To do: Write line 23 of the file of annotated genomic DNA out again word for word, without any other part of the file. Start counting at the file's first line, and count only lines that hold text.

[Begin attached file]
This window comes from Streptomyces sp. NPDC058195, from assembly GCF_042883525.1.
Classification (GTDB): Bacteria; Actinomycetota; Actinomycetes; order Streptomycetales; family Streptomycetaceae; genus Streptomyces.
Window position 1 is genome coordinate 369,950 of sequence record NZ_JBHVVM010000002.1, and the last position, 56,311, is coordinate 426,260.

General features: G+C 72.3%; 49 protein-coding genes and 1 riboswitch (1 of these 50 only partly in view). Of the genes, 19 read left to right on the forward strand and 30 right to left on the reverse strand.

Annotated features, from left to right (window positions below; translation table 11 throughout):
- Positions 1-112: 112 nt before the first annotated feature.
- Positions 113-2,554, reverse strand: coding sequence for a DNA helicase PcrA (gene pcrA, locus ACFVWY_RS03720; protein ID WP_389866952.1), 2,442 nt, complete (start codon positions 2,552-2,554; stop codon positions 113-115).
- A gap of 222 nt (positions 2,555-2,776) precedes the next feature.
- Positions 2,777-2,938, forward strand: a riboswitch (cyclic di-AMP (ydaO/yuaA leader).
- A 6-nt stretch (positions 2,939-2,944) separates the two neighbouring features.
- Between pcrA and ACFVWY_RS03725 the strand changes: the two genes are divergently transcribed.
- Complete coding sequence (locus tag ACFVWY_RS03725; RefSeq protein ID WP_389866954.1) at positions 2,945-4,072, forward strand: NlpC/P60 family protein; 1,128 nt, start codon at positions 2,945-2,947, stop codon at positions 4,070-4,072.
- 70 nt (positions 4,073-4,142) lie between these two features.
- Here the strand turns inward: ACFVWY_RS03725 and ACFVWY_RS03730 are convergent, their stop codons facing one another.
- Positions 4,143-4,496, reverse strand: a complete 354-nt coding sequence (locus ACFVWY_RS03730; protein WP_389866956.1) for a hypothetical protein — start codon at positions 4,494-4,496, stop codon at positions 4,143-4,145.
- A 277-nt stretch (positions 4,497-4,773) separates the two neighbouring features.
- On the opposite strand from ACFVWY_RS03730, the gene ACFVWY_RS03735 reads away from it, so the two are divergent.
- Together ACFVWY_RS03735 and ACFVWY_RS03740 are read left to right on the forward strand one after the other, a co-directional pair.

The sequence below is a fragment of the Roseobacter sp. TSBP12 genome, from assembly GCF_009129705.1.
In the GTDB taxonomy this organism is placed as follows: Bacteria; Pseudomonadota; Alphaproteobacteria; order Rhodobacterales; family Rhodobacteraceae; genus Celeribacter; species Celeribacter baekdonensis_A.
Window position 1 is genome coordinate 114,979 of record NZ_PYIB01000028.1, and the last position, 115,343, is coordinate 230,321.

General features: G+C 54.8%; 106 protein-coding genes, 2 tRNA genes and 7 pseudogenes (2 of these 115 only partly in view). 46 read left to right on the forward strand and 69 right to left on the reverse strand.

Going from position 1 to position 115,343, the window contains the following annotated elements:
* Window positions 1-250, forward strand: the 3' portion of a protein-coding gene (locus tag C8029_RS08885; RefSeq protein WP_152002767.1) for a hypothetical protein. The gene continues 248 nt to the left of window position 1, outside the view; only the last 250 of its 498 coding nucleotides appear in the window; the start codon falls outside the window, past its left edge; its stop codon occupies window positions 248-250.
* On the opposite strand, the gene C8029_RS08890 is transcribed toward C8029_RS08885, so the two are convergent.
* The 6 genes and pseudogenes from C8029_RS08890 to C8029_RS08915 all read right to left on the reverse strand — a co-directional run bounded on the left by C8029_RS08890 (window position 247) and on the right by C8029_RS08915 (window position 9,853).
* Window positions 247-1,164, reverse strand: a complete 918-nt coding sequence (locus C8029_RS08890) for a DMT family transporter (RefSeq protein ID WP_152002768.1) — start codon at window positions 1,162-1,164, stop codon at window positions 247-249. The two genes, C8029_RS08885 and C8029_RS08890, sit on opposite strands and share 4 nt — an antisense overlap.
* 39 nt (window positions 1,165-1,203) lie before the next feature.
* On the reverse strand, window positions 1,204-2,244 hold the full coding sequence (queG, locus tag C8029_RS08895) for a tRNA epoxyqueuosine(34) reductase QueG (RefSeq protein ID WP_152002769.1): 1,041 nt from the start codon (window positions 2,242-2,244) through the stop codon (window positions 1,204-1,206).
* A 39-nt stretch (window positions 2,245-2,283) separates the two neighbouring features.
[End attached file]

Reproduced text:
Going from position 1 to position 115,343, the window contains the following annotated elements: